The idea of a culture and religion based around modern day youth slang and culture is brilliant – what inspired you to come up with that concept?

It’s an idea I’ve been kicking around for a long time, maybe even since the 1995 Joan Osborne song One of Us with the chorus, “What if God was one of us. Just a slob like one of us. Just a stranger on the bus, trying to make his way home.”

Until Half Lives, I hadn’t found the story that would allow me to explore these ideas. What’s more fascinating than religion? Not only organized religion but also the systems of belief, faith and superstition that everyone creates to make it through the day.

Half Lives as a title works on a number of levels – the stories of Icie and Beckett, their lives being trapped by fate and circumstance and the time it takes radioactive materials to decay. Did the title come first or did you have the story planned and written before you named it?

Half Lives was the title from the very first proposal and outline. That happens sometimes; the title comes as part of the initial spark.
halflives us
The covers of the British & American editions are very different – which one do you prefer?

I like both covers for different reasons. They both represent similar aspects of the novel. Both covers show the connected dark and light sides of the story. The US cover was designed to match the re-designed cover of my first teen novel Dark Parties. I must admit that my favourite detail appears on the UK cover; it’s a black cat sauntering across the ISBN bar code. (A black cat plays a significant role in the novel.) Details like this make me appreciate how much my publishers invest in and understand my work.

Did you have any involvement in the design?

I have two amazing publishers with fantastic art departments. They showed me initial designs, and I gave feedback, but they are responsible for the cover concept and design. I leave the visual art to the professionals.

The breakdown between Icie, Chaske, Tate and Marissa was as heart-breaking as it was inevitable – is it difficult to write scenes like this in your novels? I am aware that some authors have very public near breakdowns when talking about bad things happening to their characters.

Many scenes in Half Lives were difficult to write. If I’m heart broken when writing or upset or scared then that emotion often translates onto the page. Many scenes had to be written in layers. It’s easier to deepen difficult scenes over time rather than in one initial rush. I’m a planner so I know most of what will happen from the initial outline. But surprises happen along the way, and it can be devastating when you realize that something horrible must happen to one of your characters. Chaske surprised me the most in Half Lives. He was a mysterious character that revealed himself to me over the course of several drafts.

Was Half Lives written as a warning against the dangers of nuclear waste and weapons of mass destruction or was that just an added extra?

The novel sprang from an article about these issues so they were fundamental to the story from the very beginning. The more I researched about these topics the more unbelievable it became. Creating a substance that will be deadly for tens of thousands of years definitely seems like science fiction, something right out of a superhero comic book.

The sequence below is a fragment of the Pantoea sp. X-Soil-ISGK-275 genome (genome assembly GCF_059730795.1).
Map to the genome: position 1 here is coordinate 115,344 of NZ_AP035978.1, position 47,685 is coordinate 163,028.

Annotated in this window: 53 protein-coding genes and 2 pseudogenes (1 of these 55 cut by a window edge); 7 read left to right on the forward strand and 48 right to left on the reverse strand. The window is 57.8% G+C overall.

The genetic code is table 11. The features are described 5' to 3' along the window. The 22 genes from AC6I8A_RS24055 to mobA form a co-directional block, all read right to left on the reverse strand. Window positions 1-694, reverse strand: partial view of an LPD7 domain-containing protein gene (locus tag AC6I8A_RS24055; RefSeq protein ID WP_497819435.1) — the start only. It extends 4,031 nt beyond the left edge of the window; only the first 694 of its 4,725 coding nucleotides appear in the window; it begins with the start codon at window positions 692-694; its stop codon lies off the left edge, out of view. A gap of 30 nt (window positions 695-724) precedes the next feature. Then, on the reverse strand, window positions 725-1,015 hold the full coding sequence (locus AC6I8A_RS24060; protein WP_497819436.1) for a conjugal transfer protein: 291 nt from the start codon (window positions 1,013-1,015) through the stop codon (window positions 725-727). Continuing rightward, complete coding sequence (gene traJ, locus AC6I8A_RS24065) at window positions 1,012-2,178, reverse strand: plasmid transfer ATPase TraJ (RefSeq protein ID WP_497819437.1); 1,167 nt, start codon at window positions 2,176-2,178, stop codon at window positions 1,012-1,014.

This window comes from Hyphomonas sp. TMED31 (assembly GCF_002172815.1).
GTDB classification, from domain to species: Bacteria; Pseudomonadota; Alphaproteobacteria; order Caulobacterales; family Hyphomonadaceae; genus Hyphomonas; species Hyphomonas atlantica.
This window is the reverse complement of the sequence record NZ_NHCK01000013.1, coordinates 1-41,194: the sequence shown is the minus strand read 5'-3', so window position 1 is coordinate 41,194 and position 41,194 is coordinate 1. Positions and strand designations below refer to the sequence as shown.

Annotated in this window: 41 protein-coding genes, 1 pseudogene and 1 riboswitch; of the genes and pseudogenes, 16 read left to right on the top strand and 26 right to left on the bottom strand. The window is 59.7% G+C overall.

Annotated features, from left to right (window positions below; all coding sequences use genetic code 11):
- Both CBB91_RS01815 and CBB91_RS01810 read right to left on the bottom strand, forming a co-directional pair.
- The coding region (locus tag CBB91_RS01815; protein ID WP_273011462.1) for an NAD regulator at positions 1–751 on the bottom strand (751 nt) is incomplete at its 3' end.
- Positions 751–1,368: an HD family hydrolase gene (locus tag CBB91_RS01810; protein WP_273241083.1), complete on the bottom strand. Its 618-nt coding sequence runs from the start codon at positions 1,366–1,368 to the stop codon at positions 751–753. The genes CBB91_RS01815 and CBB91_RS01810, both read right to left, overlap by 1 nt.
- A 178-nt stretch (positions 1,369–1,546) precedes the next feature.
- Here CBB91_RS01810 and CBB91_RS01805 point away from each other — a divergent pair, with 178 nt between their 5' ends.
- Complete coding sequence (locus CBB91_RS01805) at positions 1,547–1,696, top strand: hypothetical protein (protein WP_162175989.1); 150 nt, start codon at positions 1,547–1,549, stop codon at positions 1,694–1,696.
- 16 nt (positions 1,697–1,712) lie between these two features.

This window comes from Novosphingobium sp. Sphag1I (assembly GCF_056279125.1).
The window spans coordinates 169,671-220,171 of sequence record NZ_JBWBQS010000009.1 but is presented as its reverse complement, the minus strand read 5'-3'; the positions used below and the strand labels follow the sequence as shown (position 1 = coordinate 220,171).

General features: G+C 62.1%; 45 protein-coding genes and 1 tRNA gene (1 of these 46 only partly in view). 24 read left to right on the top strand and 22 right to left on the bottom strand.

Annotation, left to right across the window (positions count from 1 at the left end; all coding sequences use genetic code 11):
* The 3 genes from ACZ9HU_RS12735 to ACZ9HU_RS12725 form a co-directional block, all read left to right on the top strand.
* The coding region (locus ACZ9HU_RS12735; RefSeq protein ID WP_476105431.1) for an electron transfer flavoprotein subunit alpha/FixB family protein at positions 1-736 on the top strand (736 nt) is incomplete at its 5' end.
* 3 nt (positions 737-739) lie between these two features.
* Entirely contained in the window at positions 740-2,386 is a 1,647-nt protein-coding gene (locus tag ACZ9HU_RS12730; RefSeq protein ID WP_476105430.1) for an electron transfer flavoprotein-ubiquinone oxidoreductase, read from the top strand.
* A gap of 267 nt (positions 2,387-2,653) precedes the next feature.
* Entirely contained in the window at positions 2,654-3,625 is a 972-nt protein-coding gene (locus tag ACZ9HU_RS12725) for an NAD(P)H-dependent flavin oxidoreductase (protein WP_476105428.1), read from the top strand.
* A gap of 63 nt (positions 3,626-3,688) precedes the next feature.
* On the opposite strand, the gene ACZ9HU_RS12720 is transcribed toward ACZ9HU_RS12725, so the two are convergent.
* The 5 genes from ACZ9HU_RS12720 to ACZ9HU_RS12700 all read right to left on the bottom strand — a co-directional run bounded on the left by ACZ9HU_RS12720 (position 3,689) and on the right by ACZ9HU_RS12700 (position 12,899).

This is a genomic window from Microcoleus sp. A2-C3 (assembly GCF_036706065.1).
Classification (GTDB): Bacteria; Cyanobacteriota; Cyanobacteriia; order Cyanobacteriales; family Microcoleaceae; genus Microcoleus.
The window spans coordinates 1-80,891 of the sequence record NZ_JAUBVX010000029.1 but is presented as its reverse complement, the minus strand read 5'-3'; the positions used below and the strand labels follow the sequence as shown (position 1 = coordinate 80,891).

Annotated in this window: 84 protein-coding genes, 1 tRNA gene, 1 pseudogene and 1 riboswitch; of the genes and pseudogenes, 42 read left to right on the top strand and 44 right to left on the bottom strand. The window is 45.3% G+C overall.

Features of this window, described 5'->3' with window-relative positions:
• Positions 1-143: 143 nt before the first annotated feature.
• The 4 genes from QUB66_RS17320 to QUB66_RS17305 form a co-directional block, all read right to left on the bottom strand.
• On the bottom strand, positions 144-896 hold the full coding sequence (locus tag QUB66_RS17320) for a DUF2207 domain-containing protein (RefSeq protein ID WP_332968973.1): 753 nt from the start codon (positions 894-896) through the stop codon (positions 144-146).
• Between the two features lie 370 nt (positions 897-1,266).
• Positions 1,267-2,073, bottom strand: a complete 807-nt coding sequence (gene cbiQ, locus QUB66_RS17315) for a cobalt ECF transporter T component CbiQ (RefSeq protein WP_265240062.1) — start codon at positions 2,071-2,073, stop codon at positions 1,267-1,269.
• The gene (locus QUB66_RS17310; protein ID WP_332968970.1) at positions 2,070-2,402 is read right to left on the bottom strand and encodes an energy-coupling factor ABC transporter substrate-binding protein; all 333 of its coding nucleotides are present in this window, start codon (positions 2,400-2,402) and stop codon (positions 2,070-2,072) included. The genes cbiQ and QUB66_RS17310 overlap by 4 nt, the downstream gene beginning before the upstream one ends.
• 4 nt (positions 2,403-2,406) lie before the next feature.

While reading the book I had no idea how you were going to bring the two strands of the story together separated as they were by time and culture. Did you start with the idea of how they would converge or did they converge together as you wrote?

I created a grid that outlined the plot points in the two novels and noted how and where they would intersect. The difficult aspect of this novel was that if I changed something in one story, I had to consider the ripple effect it would have in the other.

The Just Sayings that prefaced each chapter of Beckett’s story are brilliant – are there any plans to put them together and make them all available to the reading public?

That’s an interesting idea. I do have a bigger list of Just Sayings. I’m a bit obsessive about details like that so I have a grid that notes the origin of the Just Saying and where it appeared in the book. But my reference documents are sometimes only understandable to me. Maybe I’ll get that organized and post it on my web site. Thanks for the suggestion, Matt!

Finally – what are atomic priesthoods?

The phrase ‘atomic priesthoods’ comes from the article I mentioned that served as the spark for Half Lives. The article discussed how the US planned to mark the site of a nuclear waste repository and the conundrum of how you communicate with future generations that most likely won’t speak the same language we do nor understand the same symbols. Here’s the extract from the article:

“In the early 1980s, the semiotician and linguist Thomas Sebeok wrote a paper for the U.S. Office of Nuclear Waste Management titled “Communication Measures To Bridge Ten Millennia,” which proposes a folkloric relay system to pass along information: “The legend-and-ritual, as now envisaged, would be tantamount to laying a ‘false trail,’ meaning that the uninitiated will be steered away from the hazardous site for reasons other than the scientific knowledge of the possibility of radiation and its implications; essentially, the reason would be accumulated superstition to shun a certain area permanently.” Sebeok further suggested a Dan Brown-like “atomic priesthood” of physicists, anthropologists, semioticians and the like who would preserve the “truth.”
” (

This was one idea for how to warn away future generations from these deadly burial grounds with only a select few – so called atomic priests – who know the truth. Thankfully this wasn’t the final recommendation. Atomic Priesthoods sounds like a great name for a rock band though.

Thank you so much for taking the time to be interviewed!

You are very welcome, Matt! Thanks for reading Half Lives and being my first official interview on the book.